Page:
The first step of the Hydrogen fusion process: a nucleus
of Deuterium (2H) is formed from two protons
with the emission of an antielectron and a neutrino.
University of Oregon
The Hydrogen Fusion Process
The basic Hydrogen fusion cycle involves four Hydrogen nuclei (protons)
and two electrons and yields a Helium nucleus, two neutrinos and six photons.
This process occurs in three steps: the first one is the
of Hydrogen into Deuterium. Here two protons collide, one proton turns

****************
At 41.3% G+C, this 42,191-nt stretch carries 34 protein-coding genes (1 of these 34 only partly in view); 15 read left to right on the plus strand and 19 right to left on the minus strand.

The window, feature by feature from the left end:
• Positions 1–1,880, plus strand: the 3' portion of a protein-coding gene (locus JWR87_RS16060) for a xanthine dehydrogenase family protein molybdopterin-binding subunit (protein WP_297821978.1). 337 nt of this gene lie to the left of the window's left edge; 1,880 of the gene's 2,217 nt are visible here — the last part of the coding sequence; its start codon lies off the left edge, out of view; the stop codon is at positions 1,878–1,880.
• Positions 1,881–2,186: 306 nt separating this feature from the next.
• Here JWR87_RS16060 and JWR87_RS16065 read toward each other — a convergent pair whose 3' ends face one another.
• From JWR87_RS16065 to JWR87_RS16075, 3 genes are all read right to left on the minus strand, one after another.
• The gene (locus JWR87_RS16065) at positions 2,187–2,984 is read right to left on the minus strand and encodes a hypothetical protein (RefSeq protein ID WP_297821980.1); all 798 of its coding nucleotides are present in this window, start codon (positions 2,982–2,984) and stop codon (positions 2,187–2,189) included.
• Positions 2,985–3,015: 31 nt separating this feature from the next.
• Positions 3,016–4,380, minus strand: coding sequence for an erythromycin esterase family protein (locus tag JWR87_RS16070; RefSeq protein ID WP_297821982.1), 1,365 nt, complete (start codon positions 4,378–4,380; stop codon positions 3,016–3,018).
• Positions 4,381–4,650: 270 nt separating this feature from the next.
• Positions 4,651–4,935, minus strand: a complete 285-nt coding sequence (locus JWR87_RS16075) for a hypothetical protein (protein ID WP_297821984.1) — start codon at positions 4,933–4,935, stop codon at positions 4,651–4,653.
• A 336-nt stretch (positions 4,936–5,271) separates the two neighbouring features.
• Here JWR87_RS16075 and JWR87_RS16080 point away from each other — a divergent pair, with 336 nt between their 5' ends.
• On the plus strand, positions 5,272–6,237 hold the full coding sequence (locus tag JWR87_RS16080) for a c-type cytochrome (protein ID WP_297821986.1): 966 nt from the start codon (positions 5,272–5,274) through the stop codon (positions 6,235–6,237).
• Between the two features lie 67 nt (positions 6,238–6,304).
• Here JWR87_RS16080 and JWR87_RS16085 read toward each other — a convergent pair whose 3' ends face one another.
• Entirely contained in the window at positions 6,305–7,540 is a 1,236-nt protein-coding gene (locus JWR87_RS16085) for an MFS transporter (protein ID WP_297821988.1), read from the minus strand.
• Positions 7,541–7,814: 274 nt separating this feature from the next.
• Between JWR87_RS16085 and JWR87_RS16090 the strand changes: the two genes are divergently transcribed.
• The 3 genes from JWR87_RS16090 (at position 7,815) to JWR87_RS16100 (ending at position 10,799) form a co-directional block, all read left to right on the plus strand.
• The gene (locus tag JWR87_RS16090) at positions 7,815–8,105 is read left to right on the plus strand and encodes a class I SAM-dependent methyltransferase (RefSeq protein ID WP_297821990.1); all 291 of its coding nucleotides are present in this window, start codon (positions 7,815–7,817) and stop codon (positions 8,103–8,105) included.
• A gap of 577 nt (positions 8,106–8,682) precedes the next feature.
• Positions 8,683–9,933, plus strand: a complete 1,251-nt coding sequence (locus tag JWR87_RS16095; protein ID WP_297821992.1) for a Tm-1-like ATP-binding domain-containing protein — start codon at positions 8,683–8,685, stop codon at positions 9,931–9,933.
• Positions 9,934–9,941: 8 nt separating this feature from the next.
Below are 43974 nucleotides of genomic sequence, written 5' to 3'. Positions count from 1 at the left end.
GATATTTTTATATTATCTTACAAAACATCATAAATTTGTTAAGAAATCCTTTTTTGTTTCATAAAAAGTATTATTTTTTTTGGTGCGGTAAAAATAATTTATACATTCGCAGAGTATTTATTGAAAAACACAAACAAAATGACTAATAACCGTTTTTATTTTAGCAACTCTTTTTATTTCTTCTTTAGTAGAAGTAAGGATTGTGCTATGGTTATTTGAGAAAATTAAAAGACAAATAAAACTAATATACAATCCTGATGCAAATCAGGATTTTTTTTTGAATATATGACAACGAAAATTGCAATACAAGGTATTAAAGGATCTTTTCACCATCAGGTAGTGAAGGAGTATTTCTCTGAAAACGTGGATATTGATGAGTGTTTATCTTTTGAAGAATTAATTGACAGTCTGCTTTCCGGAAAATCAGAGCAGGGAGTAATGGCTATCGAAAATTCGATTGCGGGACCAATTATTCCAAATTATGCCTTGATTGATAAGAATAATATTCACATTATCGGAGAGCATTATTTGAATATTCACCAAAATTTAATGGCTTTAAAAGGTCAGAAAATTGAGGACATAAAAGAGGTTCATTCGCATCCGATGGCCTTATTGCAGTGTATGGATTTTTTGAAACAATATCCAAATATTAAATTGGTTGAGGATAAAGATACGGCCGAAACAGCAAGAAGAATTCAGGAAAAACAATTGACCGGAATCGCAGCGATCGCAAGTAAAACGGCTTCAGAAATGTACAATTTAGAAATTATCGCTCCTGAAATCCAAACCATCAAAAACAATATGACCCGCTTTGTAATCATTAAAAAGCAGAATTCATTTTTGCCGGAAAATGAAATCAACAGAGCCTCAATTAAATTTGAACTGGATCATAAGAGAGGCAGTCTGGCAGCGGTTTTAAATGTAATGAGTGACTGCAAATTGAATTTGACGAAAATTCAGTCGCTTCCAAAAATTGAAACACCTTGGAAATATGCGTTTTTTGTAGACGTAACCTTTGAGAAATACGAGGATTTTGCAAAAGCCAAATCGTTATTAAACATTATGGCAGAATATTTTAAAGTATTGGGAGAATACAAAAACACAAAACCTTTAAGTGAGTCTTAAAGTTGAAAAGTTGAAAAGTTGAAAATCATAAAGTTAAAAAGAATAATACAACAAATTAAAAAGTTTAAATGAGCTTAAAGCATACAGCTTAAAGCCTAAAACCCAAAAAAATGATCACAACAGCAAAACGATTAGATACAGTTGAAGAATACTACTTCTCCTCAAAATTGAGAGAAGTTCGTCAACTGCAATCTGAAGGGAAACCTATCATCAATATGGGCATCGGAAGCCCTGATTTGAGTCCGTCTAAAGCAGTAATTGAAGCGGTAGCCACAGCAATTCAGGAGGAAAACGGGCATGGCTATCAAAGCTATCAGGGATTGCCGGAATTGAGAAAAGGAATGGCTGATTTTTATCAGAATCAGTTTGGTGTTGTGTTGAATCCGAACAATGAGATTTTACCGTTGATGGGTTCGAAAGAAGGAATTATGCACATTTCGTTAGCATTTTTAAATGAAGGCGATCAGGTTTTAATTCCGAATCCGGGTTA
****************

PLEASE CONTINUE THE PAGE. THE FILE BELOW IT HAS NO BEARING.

into a neutron emitting an antielectron and a neutrino.
The remaining proton is bound to the neutron forming a heavy Hydrogen (Deuterium)
nucleus while the antielectron just produced will annihilate with an electron
generating two high-energy photons.
The second step is the the
formation of Helium-3: a proton is captured by a nucleus of Deuterium
emitting a photon and forming then a 3He
The third step is recombination
of two Helium-3 into one nucleus of Helium with the emission of two
Note that steps 1 and 2 each happen twice for each time step 3 occurs.
In this process the total net energy released is to
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